Fringe review: Build a Rocket

Audience members will need to strap themselves in to keep up with Serena Manteghi’s powerhouse performance in this award-winning play about a feisty teenager who finds herself pregnant and alone in a seaside town. ★★★★

Feb 14, 2019, updated Feb 21, 2019
Serena Manteghi in Build a Rocket. Photo: Sam Taylor

Serena Manteghi in Build a Rocket. Photo: Sam Taylor

“Dear … Dickhead!” begins Yasmin, reciting an angry email to her ex-boyfriend in which she reveals the news that has turned her life upside down.

Yasmin – just 16 years old and living in the UK seaside town of Scarborough, with no parental support and no chance now of passing her exams – is hurt, confused and right pissed off with Danny, a DJ from a better part of town who has abandoned her in the midst of this maelstrom.

But this isn’t the story of Yasmin and Danny (the Dickhead).

It’s the story of Yasmin and Jack (the Baby). And it’s told with such ferocious energy and raw emotion that audiences will need to strap themselves in to keep up with the rollercoaster ride.

Build a Rocket – the joint winner of Holden Street Theatres’ Edinburgh Fringe Award for 2018 – is a one-woman show, and actress Serena Manteghi is an absolute powerhouse.

She embodies the character of Yasmin with a physical performance that sees her going around in circles – both literally and figuratively – on the sparsely furnished stage.

Photo: Sam Taylor

Manteghi tells Yasmin’s story with the unrestrained passion of a teenager, the fierce love of a mother, the confused anguish of a neglected daughter, and with rapidfire changes of tone also gives voice to her doctor, mother, counsellor and girlfriends.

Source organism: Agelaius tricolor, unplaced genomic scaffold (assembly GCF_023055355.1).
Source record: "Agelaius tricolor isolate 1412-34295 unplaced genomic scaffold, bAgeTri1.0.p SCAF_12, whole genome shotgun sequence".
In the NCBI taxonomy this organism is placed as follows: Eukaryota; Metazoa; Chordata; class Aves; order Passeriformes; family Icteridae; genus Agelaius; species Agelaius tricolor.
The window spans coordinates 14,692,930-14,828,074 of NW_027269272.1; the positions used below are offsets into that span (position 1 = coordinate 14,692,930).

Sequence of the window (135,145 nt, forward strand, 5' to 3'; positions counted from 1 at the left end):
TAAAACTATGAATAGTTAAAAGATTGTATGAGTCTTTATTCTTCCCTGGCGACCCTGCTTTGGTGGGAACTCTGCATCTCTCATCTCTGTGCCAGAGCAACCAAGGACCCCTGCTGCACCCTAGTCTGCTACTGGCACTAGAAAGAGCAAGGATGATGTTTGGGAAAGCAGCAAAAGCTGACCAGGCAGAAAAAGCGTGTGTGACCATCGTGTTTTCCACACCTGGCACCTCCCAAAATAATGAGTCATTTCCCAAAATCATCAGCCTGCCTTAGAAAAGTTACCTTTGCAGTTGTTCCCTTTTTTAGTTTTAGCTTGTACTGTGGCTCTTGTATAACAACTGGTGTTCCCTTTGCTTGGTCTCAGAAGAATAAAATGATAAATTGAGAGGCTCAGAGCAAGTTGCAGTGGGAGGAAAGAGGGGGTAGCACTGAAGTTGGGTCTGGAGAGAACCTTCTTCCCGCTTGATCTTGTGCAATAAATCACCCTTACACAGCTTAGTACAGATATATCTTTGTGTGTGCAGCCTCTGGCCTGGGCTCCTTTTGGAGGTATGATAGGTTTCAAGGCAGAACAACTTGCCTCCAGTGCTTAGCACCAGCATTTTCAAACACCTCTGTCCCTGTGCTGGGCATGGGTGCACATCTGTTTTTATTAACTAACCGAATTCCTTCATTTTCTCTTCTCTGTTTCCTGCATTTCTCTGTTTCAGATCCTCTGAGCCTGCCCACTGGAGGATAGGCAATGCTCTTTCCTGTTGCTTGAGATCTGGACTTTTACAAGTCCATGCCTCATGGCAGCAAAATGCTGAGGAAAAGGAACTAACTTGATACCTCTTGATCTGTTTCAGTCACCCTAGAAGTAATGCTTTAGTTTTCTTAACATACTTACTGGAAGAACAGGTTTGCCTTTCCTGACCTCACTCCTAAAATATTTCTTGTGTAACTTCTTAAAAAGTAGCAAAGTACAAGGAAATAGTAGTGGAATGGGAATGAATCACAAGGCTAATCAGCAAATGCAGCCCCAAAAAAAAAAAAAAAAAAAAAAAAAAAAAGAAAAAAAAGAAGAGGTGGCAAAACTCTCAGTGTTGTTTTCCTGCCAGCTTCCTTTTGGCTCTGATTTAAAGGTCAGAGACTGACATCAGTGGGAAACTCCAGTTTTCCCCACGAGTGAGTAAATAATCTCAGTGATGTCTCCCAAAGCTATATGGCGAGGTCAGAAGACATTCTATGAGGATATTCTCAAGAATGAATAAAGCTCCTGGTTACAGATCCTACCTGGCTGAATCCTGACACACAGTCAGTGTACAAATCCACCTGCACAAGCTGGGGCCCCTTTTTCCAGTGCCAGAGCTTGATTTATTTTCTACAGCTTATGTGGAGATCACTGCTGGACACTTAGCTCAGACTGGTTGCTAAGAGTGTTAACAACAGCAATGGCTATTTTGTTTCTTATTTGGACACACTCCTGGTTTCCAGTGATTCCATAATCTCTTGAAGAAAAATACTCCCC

Playwright Christopher York, who comes from Scarborough himself, has said he has known a number of girls like Yasmin, “so as opposed to being a one-woman story, it’s a story of many girls, many women from Scarborough”. Sadly, it’s also a story of many teenagers from other places.

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His script, by turns sad, tragic and funny, follows Yasmin from age 16 to 34 and moves at a fast and furious pace – possibly too fast, at times. And, yes, the storyline is a little clichéd, but it’s hard to resist surrendering to the prickly charms of this flawed but loveable and feisty young woman who declares: “I will not be your f∗∗∗ing victim!”

Many audience members will find themselves laughing with Yasmin, crying for her and willing both her and Jack to build their own rocket and fly as close to the sun as they damn well can.

Build a Rocket is being presented at Holden Street Theatres until March 17.

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